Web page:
February 12th, 1PM, 2021
I finally get to see my dying father. He and my mother have been living in an assisted living facility for several years, and when the Covid-19 lock-downs began, all visitations were suspended in March of 2020. They persist today. I haven’t been able to give either of them a hug for a very long time. As my father has had several recent strokes, and his health and cognition have declined, it has been very difficult, emotionally painful, not being able to see him. He went from the hospital back to the assisted living facility. I could not visit him. But today, as he is now officially in palliative care, the facility has made special arrangements and provisions for me and my family to see him. It was hard to knock on their apartment’s door, as I knew what was coming. But, as she greeted me, I hugged my mother today for the first time in almost a year. And then I saw my father.
In 1969, Swiss-American psychologist Elisabeth Kübler-Ross published a book called: On Death and Dying. Kübler-Ross had made created a devoted career to caring for and treating the helpless. She began her career as a psychiatric resident at the Manhattan State Hospital, working with patients that modern healthcare of the time had all but cast aside; the schizophrenic and what were called ‘hopeless patients,’ a delightful little reference for those with a terminal illness. Kübler-Ross was shocked by the treatment of mentally ill patients and those that were given no hope of recovery. The compassion this instilled in her would define her professional career.
There was my father. The palliative care division of the hospital had set up a hospital bed, with the oxygen tanks and the monitors stashed in the corner. Neither were hooked up. I looked at the man lying on the bed. This powerful man, this strong yet caring, sensitive, and compassionate man, lay dying before me, withering away, one foot already in the world to come. His skin was blotchy and pale. His breathing was shallow and irregular; I knew this to be Cheyne-Stokes respiration. His hair was unkempt, his beard was a tangled mess of whiskers. At death’s door, here was my disheveled father, his body rapidly giving out.
In 1965, Kübler-Ross became an instructor at the University of Chicago’s Pritzker School of Medicine.
She continued her work with terminally ill patients. Motivated by the lack of instruction in medical schools on the subject of death and dying, her research progressed into a series of seminars with her research and interviews with terminally ill patients. In 1969, she published her famous work, On Death and Dying.
I sit on the edge of the bed, and gently grasp my father’s hand. His glassy eyes come to life for a moment, and focus on me. I ask him how he is feeling. There are words, mumbles that take great effort to come from him, but they do not make sense. I tell him that he has been a wonderful father. I tell him that all he has taught me about life; compassion, reverence for all living creatures, a calm sense of humor, and a passion to learn more. I tell him that this is the best inheritance I could have, and that I am very lucky to have been his son. His face remains expressionless, and yet a I see tear forming in his right eye. His recent strokes had caused him to have problems with his vision. Or maybe this shedding of a single tear was a goodbye.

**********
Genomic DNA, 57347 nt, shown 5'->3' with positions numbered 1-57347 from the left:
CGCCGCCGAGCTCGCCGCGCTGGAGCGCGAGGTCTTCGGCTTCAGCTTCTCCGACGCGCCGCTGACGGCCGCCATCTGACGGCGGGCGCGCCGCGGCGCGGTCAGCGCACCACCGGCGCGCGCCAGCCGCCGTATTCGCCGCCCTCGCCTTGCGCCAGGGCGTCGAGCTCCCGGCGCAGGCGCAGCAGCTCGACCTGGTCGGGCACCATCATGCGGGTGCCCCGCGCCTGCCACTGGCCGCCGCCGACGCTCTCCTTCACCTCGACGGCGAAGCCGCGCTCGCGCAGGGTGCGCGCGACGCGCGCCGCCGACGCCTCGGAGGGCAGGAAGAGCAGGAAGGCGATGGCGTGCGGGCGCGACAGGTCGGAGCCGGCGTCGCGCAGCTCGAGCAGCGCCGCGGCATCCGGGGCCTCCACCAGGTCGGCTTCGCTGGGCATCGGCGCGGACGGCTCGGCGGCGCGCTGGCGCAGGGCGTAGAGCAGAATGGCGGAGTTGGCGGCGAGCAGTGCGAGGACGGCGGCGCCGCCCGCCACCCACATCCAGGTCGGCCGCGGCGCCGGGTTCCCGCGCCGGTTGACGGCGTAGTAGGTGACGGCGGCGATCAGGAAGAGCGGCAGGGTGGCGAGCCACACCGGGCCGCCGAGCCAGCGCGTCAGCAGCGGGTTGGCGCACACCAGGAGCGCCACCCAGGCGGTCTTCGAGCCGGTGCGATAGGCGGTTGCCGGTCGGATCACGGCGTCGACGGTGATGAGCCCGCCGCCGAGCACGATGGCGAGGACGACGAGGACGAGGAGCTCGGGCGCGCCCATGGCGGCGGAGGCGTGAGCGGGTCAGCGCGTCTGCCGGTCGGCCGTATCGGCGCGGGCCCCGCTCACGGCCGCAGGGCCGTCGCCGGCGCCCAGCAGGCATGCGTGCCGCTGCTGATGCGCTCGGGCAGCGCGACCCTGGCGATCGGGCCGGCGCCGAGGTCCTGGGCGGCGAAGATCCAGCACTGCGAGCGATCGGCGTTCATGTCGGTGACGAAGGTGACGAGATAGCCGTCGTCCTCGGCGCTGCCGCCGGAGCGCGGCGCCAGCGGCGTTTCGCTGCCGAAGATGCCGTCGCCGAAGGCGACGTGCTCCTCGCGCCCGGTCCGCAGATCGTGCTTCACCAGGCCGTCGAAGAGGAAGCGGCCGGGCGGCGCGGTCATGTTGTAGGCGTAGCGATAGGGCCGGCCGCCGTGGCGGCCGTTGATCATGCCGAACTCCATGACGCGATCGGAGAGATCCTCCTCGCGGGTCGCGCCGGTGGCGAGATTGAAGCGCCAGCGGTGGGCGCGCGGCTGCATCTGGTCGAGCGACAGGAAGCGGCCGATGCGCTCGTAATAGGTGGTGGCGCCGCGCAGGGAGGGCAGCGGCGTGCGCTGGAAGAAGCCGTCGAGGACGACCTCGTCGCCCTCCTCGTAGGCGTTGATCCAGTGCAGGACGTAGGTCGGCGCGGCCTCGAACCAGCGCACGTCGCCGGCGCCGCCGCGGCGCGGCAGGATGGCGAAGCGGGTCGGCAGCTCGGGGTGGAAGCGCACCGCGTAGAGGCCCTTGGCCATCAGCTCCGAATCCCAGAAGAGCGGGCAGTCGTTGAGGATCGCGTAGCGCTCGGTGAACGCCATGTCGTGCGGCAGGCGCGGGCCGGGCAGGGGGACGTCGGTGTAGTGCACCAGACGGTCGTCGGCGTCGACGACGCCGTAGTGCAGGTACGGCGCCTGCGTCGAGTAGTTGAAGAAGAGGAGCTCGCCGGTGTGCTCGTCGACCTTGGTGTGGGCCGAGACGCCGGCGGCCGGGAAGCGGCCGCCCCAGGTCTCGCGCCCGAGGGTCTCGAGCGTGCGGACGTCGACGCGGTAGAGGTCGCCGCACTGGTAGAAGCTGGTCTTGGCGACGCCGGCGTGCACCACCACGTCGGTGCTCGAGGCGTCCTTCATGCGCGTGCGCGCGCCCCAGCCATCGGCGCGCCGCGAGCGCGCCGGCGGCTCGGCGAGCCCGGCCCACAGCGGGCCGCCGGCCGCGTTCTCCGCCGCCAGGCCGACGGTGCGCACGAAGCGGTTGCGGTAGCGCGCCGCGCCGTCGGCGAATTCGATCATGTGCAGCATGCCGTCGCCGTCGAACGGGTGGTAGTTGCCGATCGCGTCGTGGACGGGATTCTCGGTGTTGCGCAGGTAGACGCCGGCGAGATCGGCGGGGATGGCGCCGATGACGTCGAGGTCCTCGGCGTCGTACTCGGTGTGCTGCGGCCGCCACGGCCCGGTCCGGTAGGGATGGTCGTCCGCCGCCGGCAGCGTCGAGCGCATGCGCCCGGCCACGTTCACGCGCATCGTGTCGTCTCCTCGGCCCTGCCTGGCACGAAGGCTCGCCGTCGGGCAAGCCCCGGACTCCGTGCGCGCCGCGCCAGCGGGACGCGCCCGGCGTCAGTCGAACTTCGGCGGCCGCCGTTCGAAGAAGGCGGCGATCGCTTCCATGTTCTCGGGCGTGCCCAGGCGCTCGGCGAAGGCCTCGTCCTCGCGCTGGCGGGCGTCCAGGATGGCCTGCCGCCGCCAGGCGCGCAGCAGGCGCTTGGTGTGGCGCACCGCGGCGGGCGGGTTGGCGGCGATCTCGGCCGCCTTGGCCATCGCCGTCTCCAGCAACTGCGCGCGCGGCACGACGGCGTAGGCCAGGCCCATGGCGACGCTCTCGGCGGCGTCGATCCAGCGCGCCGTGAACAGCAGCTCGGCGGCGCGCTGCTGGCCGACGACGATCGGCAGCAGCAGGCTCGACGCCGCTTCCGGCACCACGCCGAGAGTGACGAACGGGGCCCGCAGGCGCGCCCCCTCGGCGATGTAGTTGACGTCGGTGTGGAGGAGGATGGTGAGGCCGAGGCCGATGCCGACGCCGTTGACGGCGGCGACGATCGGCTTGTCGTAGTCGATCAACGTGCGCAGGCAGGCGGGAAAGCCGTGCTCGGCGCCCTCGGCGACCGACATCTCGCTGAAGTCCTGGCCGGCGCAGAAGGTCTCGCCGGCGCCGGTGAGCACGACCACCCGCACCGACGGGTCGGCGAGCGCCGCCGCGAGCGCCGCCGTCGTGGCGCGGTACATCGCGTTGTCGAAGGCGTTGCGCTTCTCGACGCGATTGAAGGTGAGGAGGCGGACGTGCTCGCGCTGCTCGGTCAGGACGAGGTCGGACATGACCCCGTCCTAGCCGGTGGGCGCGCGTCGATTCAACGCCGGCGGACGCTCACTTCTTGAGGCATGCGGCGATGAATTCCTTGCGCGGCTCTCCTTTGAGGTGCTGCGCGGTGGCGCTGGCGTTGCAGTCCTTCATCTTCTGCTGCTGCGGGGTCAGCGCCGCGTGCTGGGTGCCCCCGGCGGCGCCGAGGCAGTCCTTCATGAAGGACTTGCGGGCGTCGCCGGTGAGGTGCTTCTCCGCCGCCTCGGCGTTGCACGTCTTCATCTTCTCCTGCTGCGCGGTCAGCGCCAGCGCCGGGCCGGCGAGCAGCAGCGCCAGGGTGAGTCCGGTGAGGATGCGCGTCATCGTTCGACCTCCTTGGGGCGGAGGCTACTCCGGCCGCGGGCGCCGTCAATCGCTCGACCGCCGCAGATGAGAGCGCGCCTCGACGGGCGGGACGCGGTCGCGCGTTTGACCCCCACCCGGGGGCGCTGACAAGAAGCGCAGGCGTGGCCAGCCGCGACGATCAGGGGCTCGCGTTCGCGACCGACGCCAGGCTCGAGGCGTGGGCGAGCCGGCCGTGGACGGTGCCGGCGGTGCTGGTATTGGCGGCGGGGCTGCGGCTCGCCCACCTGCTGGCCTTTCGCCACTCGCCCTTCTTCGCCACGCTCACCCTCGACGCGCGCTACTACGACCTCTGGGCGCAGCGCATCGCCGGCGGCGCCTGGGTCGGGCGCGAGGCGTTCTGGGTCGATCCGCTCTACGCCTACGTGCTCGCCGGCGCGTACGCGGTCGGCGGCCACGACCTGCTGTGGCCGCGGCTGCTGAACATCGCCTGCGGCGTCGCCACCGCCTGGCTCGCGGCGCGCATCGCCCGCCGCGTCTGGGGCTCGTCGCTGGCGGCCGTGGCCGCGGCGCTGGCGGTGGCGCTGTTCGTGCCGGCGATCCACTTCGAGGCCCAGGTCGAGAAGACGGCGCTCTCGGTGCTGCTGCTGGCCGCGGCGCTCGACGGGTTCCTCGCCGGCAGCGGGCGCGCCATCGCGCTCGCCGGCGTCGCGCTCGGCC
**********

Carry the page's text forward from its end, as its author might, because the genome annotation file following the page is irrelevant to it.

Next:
Sadly, the history of healthcare is replete with horrific, barbarous treatment of the mentally ill. Every so often, someone like Kübler-Ross will shift the paradigm, and the mindset of not only the medical community, but society at large, will begin to change. Kübler-Ross’s work with not only the deeply mentally ill, but those who faced a terminal illness, was rather groundbreaking for the time. She was greatly motivated by the lack of instruction in medical schools on death and dying. Feelings, emotions. You can’t measure them. You can’t see them. Yet they are there, and how a person faces death is one of the most powerful challenges a person can experience.
I lean down and give my father a hug, though his arms cannot embrace me. I tell him that he has been a fantastic father. Though he already had one foot in the world to come, he strained to speak something he has always said whenever I express my love or gratitude for him. Though he labors to speak, I hear him, barely: “Oh, I’ll do in a pinch.” Perhaps part of his brain was still working and that response was purely reflex. Or perhaps some part of his soul understood me, appreciated what I had said, and was doing its best to say goodbye.
In her book, Kübler-Ross describes five terms, or steps, that a terminally ill patient may go through when faced with a deadly diagnosis. Over time, her process has grown to include not only those that are dying, but anyone who is facing loss or grief of any kind. The acronym is commonly know as ‘DABDA,’ and were originally outlined as follows: